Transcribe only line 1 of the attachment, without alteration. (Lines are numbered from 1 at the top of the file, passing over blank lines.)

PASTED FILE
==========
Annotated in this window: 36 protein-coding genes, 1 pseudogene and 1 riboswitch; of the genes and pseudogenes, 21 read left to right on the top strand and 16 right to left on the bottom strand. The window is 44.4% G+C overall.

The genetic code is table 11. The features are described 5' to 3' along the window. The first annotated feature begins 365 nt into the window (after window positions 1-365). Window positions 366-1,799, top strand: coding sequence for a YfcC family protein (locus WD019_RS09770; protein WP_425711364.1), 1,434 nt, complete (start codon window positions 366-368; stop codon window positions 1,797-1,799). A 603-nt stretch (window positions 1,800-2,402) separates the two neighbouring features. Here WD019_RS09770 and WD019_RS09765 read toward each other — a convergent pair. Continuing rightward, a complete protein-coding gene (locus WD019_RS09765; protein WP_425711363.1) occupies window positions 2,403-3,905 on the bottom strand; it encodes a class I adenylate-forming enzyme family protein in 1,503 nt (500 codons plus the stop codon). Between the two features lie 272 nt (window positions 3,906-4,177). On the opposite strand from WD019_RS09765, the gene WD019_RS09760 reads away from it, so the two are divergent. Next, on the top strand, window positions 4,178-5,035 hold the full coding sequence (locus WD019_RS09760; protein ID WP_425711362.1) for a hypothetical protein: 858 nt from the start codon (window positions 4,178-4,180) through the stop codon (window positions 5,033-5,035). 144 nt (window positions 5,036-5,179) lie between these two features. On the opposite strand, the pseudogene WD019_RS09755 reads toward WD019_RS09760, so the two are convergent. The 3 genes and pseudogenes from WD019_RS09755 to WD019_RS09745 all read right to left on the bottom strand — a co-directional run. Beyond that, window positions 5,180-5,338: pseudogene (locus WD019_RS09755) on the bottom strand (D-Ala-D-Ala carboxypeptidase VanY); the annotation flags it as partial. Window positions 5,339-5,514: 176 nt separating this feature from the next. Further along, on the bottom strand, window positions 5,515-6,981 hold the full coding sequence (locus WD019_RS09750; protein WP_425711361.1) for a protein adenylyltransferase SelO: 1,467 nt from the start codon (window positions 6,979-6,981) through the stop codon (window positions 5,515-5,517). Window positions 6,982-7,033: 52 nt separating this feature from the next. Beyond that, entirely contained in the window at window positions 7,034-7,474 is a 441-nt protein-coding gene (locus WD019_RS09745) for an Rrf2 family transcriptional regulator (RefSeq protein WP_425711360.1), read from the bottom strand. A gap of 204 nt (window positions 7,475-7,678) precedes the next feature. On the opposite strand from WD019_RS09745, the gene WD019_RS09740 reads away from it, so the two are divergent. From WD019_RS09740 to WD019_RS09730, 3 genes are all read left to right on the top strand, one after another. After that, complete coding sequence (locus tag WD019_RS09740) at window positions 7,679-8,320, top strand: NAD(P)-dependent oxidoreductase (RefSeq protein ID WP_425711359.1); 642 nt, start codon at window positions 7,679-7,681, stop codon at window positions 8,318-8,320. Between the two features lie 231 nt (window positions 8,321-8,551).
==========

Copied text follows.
Annotated in this window: 36 protein-coding genes, 1 pseudogene and 1 riboswitch; of the genes and pseudogenes, 21 read left to right on the top strand and 16 right to left on the bottom strand. The window is 44.4% G+C overall.